[Pitch] inout with capture variable


(frogcjn) #1

for example:

var a = 1

let block = { [inout a] in
  a += 1
}

block()
block()

print(a) // 3


(Daniel Resnick) #2

You can currently achieve the same result if you remove `[inout a]` since
`var`s are captured by reference.

···

On Wed, Oct 5, 2016 at 9:06 PM, Cao Jiannan via swift-evolution < swift-evolution@swift.org> wrote:

for example:

var a = 1

let block = { [inout a] in
        a += 1
}

block()
block()

print(a) // 3

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swift-evolution mailing list
swift-evolution@swift.org
https://lists.swift.org/mailman/listinfo/swift-evolution


(Mark Lacey) #3

for example:

var a = 1

let block = { [inout a] in
  a += 1
}

block()
block()

print(a) // 3

This is already how captures work by default in closures and nested functions in Swift:

var a = 1

let block = { a += 1 }

block()
block()

print(a) // prints 3

If you want to capture something immutably you can put it in the capture list:

var a = 1
let block = { [a] in a += 1 } // error: left side of mutating operator isn't mutable: 'a' is a 'let' constant

Mark

···

On Oct 5, 2016, at 9:06 PM, Cao Jiannan via swift-evolution <swift-evolution@swift.org> wrote:

_______________________________________________
swift-evolution mailing list
swift-evolution@swift.org
https://lists.swift.org/mailman/listinfo/swift-evolution


(frogcjn) #4

so if developer want to capture an variable inference, must declare a new variable.

class A {
    var value = 1
    
    func test() -> () -> Int {
        var capturedValue = self.value
        let editInfo = { () -> Int in
            capturedValue += 1
            return capturedValue
        }
        return editInfo
    }
}

let a = A()

let editInfo = a.test()
print(editInfo()) // 2
print(a.value) // 1
print(editInfo()) // 3
print(a.value) // 1

what about:

class A {
    var value = 1
    
    func test() -> () -> Int {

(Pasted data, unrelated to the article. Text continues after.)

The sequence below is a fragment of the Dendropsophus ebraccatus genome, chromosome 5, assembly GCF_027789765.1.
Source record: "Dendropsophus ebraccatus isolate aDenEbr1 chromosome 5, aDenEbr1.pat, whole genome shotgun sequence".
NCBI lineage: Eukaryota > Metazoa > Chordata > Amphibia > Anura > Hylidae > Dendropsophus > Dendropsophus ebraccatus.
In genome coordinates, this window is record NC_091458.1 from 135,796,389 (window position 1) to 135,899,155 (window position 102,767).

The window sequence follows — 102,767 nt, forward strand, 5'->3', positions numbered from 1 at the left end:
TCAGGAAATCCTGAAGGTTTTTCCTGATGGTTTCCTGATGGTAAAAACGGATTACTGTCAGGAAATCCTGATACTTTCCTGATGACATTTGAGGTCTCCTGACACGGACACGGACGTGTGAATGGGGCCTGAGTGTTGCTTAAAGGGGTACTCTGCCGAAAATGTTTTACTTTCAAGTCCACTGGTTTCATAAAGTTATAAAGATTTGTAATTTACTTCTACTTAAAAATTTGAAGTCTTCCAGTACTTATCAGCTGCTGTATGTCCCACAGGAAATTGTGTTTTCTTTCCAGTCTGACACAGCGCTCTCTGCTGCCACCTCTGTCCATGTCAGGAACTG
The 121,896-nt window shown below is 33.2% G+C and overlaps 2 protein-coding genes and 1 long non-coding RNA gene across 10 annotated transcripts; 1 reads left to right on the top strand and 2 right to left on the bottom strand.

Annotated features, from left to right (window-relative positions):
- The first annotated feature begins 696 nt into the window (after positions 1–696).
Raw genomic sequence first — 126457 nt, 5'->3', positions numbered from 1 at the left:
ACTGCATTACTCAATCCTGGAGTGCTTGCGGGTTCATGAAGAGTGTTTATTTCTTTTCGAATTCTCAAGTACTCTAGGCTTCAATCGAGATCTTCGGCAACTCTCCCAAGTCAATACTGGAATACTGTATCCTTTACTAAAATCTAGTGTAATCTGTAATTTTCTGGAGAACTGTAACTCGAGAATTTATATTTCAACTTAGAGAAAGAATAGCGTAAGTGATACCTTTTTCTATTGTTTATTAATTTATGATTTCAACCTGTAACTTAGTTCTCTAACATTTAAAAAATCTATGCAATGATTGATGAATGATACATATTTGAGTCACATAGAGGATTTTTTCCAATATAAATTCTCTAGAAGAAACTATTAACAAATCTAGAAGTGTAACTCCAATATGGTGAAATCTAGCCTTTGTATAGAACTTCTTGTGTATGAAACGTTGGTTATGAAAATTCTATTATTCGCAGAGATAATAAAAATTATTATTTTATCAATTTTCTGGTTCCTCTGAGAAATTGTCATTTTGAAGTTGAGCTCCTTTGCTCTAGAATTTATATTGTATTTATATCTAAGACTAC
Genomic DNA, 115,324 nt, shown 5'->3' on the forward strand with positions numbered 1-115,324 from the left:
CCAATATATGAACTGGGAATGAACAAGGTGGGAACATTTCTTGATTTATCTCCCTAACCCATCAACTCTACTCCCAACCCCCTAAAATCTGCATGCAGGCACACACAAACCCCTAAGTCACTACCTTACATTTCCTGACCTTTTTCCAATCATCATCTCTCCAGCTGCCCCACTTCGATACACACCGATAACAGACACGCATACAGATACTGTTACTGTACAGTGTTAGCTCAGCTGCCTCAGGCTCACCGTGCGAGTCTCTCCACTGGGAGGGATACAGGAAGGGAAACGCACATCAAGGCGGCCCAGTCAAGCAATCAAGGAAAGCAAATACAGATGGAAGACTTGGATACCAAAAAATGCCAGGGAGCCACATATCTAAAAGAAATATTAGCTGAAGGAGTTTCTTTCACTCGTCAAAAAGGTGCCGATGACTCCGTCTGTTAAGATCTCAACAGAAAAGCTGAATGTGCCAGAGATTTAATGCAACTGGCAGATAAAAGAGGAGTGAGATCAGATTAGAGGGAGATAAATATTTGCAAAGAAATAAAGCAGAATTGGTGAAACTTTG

let editInfo = { [inout value] () -> Int in
            capturedValue += 1
            return capturedValue
        }
        return editInfo
    }
}

let a = A()

let editInfo = a.test()
print(editInfo()) // 2
print(a.value) // 2
print(editInfo()) // 3
print(a.value) // 3

···

> On Oct 5, 2016, at 9:06 PM, Cao Jiannan via swift-evolution<swift-evolution@swift.org>wrote:
>
> for example:
>
> var a = 1
>
> let block = { [inout a] in
> a += 1
> }
>
> block()
> block()
>
> print(a) // 3
This is already how captures work by default in closures and nested functions in Swift:

var a = 1

let block = { a += 1 }

block()
block()

print(a) // prints 3

If you want to capture something immutably you can put it in the capture list:

var a = 1
let block = { [a] in a += 1 } // error: left side of mutating operator isn't mutable: 'a' is a 'let' constant

Mark

>
>
> _______________________________________________
> swift-evolution mailing list
> swift-evolution@swift.org
> https://lists.swift.org/mailman/listinfo/swift-evolution


(Mark Lacey) #5

so if developer want to capture an variable inference, must declare a new variable.

I don’t follow what you mean here.

class A {
    var value = 1
    
    func test() -> () -> Int {
        var capturedValue = self.value
        let editInfo = { () -> Int in
            capturedValue += 1
            return capturedValue
        }
        return editInfo
    }
}

let a = A()

let editInfo = a.test()
print(editInfo()) // 2
print(a.value) // 1
print(editInfo()) // 3
print(a.value) // 1

what about:

class A {
    var value = 1
    
    func test() -> () -> Int {
        let editInfo = { [inout value] () -> Int in
            capturedValue += 1
            return capturedValue
        }
        return editInfo
    }
}

let a = A()

let editInfo = a.test()
print(editInfo()) // 2
print(a.value) // 2